When you turn off your television, computer, DVD player or other electronics, but leave them plugged in, they are still using power. “Phantom power”, also known as “phantom loads” or “vampire power” is the energy that is being consumed by appliances when they are plugged in, but not turned on. In an average home, about 75% of all electricity is used to power home appliances while they are turned off.
What You Can Do:
Unplug your appliances and electronics when they are not in use (phone chargers, DVD players, computers, televisions, camera battery chargers, rechargeable battery chargers, even lamps). Use power strips with surge protectors to make it easy to “unplug” many appliances at once. You can do this both at home and at work.
How It Helps:
Saves money on your energy bills. Standby mode can cost the average American household as much as $50 (or more) per year.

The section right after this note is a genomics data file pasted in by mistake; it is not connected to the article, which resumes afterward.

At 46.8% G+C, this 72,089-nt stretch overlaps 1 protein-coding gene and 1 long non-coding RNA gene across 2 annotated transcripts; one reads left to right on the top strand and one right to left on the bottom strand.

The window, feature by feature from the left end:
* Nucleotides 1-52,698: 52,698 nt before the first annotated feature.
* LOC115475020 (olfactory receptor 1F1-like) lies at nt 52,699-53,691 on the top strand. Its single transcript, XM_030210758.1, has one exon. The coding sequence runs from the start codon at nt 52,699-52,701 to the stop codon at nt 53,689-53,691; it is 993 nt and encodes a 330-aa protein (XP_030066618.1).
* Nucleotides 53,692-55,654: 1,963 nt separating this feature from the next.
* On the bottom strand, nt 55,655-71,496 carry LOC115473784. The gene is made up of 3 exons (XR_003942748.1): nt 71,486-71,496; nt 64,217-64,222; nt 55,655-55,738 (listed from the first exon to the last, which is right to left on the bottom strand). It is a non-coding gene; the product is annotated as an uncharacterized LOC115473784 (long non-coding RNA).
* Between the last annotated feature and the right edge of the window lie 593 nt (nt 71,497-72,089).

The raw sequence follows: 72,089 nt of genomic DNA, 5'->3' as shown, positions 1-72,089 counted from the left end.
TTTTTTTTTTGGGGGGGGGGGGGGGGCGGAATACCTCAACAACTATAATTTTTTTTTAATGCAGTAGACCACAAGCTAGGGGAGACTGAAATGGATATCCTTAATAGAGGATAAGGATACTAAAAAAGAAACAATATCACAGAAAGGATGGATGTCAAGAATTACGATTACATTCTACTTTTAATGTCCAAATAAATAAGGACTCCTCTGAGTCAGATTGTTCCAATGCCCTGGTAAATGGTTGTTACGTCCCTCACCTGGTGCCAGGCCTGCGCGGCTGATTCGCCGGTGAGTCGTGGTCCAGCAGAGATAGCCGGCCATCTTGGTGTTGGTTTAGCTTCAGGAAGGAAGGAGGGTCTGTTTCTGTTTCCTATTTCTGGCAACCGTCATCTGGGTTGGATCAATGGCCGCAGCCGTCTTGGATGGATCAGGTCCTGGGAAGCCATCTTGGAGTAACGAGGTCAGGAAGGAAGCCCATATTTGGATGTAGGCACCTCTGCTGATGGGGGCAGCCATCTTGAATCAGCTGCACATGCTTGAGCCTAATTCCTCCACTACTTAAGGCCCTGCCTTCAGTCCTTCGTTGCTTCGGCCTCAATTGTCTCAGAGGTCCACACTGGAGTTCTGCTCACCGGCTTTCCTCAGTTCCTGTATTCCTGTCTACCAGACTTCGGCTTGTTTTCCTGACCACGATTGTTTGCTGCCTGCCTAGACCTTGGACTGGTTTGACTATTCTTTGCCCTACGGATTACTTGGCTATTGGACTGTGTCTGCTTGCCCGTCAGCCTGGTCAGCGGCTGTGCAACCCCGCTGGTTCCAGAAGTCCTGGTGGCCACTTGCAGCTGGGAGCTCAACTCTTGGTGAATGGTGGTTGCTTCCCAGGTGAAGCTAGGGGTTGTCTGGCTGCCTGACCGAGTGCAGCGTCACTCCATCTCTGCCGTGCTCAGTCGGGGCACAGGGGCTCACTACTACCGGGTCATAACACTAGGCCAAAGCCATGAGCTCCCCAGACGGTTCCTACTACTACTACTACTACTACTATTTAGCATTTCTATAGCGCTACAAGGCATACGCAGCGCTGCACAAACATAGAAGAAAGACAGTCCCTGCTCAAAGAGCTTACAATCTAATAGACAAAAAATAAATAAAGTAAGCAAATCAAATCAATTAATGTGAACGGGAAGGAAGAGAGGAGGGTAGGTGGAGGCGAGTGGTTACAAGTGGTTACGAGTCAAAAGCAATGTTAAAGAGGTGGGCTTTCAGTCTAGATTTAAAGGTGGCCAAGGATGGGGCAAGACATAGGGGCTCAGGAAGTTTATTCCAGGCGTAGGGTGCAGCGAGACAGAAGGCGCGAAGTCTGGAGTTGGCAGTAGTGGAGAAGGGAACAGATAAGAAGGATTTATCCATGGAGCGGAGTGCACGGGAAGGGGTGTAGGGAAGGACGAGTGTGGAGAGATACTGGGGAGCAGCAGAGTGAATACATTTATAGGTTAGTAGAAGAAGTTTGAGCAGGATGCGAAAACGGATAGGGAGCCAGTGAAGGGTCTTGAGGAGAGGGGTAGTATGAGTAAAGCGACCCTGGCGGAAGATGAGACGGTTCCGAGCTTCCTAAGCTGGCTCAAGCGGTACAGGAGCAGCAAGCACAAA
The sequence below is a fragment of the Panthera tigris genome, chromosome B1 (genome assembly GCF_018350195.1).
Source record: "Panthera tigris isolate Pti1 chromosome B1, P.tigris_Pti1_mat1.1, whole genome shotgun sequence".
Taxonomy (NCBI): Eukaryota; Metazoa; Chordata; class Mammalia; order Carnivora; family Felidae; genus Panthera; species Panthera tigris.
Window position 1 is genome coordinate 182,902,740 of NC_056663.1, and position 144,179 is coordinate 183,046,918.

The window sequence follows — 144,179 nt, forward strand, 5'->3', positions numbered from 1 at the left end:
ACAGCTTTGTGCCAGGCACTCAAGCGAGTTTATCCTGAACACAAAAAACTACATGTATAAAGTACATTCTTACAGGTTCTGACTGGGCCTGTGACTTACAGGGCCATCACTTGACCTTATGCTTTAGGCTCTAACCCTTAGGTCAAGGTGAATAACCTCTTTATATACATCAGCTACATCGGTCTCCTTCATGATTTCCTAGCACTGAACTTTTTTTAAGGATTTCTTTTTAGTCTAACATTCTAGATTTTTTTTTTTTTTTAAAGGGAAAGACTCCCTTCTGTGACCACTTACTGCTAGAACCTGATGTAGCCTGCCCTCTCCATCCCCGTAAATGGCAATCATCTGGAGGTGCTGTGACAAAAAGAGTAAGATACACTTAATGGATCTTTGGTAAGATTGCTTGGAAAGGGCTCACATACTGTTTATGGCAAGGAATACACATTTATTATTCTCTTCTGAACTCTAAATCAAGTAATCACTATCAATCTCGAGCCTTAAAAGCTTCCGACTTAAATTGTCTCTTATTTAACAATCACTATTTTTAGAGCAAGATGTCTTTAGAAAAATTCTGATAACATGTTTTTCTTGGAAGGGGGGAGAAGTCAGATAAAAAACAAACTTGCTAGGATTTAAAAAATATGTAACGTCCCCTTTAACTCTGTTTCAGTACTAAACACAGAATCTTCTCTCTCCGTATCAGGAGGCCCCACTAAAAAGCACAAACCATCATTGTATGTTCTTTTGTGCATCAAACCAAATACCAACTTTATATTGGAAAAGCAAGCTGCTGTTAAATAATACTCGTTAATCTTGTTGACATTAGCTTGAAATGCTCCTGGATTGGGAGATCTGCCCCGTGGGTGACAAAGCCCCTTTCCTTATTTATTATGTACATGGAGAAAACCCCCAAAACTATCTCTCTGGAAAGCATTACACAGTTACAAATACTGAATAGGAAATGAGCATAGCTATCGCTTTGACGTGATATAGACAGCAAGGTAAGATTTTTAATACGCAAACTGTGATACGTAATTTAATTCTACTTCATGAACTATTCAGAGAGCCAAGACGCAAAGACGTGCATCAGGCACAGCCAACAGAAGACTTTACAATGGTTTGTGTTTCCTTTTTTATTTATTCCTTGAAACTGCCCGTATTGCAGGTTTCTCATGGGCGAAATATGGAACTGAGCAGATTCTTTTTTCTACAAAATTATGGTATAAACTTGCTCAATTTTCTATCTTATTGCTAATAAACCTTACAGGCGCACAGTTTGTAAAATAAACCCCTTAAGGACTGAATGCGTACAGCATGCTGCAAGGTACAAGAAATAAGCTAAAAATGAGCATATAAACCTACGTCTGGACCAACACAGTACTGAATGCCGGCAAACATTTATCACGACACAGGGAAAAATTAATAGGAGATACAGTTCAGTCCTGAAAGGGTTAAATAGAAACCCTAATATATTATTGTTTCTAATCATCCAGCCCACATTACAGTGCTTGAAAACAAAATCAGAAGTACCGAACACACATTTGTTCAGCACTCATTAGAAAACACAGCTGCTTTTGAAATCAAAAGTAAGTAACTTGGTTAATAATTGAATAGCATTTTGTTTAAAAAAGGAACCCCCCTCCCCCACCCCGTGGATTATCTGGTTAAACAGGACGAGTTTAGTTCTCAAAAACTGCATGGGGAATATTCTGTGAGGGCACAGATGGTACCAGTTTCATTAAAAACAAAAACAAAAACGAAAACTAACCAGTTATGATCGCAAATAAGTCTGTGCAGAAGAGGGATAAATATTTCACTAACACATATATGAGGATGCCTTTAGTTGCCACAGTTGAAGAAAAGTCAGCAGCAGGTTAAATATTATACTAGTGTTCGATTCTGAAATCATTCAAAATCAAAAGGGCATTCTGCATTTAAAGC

Lowers emissions. If all phantom loads in U.S. homes were stopped, we could shut down 17 power plants.
Just by properly switching off electronics like your computer, television and CD player can decrease the more than 97 billion pounds of carbon dioxide produced by waste standby energy every year.
Unplugging your electronics, including lamps, when you aren’t using them takes a little getting used to. My husband and I started doing so last year, and you have to wait for a few minutes for the cable box to reset itself. The difference we have seen in our energy bills is well worth it! Using power strips really helps. Not only do they have surge protectors in them to keep your electronics safe, but you can invest in different types including ones that have a main outlet so when you turn off your TV you can automatically turn off the cable, the DVD player, the Wii, etc., without having to turn off the power strip. Check out this Smart Strip as an example.
Bonnin, J. & McKay, K. (2009). True Green Home: 100 Inspirational Ideas for Creating a Green Environment at Home. Washington D.C.: National Geographic Society.
Hill, G. & O’Neill, M. (2008). Ready, Set, Green: Eight Weeks to Modern Eco-Living. New York: Villard Books.